Stylus, a better CSS

26.05.2012 15:41Comments
There are a lot of wrong things about CSS, but in the there’s been other languages created to empower CSS, and once you get used to any of these there’s no going back. The most common are SASS and LESS which have been around for a while. While these languages are very good (in particular SASS) and they do most of the things that Stylus does, there’s one aspect of CSS that they don’t address by design: the syntax. Both SASS and LESS try to stay as close as CSS original syntax as possible to minimize the impact of having to learn a new language. While this is something positive, in my opinion Stylus approach is much better. A few of the most cool features these languages provide:
  • Variables
  • Functions
  • Nesting rules
Stylus not only empowers CSS but it also improves the syntax for much better readability, for example:
  • Braces are optional.
  • Colons to separate property from values are optional.
  • Semi colons at the end of lines are optional.
Here’s an example of how the style of a vertical menu could look like: menu Needless to say that this looks clean, simple and concise. As opposed to: menu-css

Semantic Markup

For me one of the most important reasons why I wanted to use SASS, LESS (or Stylus in this case), is that it allows you to really start coding html with semantic markup. From wikipedia, semantic markup is:
Semantic HTML is the use of HTML markup to reinforce the semantics, or meaning, of the information in webpages rather than merely to define its presentation (look).
This basically means that you can write your html in a way that describes the meaning of what it holds, rather than the style. As an example of this, you won’t need to use classes like “span_12”, “vertical”, “horizontal”, “right”, “left” anymore; all these represent presentational concepts rather than explaining the meaning of the content. Writing html in a semantic way, makes much more sense and allows for safer refactorings and redesigns of your websites.

Stylus in with Expressjs

Using stylus with Expressjs could really not be any simpler. All you have to do is add the “stylus” module to the package.json file like this: package Then, just add the following like of code right before you set up the static middleware for your express application:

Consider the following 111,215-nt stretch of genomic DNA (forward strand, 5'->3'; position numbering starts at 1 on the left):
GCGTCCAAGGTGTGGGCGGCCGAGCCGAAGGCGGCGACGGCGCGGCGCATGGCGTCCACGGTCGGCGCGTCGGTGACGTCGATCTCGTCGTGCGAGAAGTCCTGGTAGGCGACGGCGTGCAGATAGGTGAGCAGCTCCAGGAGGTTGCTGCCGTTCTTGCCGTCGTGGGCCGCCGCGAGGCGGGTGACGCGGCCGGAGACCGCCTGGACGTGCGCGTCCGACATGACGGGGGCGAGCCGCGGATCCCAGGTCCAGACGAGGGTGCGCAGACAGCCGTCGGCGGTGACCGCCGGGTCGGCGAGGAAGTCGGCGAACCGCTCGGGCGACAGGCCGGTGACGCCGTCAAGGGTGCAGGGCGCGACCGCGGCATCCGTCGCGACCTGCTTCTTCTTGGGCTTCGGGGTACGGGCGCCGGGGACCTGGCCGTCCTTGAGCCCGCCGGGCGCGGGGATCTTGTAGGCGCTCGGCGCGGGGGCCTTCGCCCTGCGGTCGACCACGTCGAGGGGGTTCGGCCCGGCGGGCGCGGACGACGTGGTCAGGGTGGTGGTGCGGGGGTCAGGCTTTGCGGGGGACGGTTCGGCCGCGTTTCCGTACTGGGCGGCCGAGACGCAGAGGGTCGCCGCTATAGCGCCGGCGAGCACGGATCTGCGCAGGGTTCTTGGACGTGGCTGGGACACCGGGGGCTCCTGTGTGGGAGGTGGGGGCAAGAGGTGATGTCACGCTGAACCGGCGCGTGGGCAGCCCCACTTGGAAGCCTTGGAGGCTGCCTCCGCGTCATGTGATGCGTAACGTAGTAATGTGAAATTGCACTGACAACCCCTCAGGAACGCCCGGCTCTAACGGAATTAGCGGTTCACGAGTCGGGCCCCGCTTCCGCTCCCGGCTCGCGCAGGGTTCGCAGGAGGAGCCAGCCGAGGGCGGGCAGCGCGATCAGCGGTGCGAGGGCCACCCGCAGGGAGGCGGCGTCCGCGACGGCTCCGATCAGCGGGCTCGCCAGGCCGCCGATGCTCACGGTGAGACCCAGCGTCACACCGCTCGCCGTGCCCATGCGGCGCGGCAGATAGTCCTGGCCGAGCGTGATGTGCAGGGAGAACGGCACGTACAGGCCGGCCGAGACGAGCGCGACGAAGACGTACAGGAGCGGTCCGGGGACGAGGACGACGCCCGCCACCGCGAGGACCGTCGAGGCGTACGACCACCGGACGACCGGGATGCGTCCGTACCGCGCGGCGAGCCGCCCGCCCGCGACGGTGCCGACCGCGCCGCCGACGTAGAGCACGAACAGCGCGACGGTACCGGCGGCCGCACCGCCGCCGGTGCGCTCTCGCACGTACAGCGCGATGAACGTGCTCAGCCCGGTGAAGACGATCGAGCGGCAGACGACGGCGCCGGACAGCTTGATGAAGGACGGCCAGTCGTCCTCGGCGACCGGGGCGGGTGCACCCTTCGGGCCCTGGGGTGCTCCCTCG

app.use(require('stylus').middleware({ src: __dirname + '/public' }));
Should look somethig like this: configure Stylus is smart enough that it will compile the “.styl” files whenever these files change into “.css” files so that from your views you will only have to reference the “.css” file version. So go ahead and create a “site.styl” file inside of your “stylesheets” folder, and put the following code:
body
    body: red
Now run your node application and browse to http://localhost:3000/stylesheets/site.css and you should see something like this: site Now that we have stylus working let’s do a more realistic scenario.

Introducing Semantic.gs

Semantic.gs is a grid system which has a version built for stylus that allows you to create all kinds of grid systems and layouts, even fluid, fixed and/or responsive. I like it because it is extremely easy to setup and use. Download the files from the website and copy the grid.styl file that is in the zip file into your “stylesheets” folder (and while you are at it you might as well use the reset.css). Next, we need to import the grid.styl file into our site.styl file with this line in the top of the file:
@import grid
Now let’s see how to work with stylus and semantic.gs to make a fluid layout and semantic markup. One of the ways in which you can tell whether you are being semantic is if you code your markup without worrying about how it will look later. So in my case this is the markup (in jade format) that I really want to have in my page:
doctype 5
html
  head
    title= title
    link(rel='stylesheet', href='/stylesheets/site.css')
  body

    #container
      header
        h1 My Super Layout

      #menu
        ul
          li Home
          li About us
          li Contact us

      #sidebar
        ul
          li Option 1
          li.selected Option 2
          li Option 3

      #content
        body!= body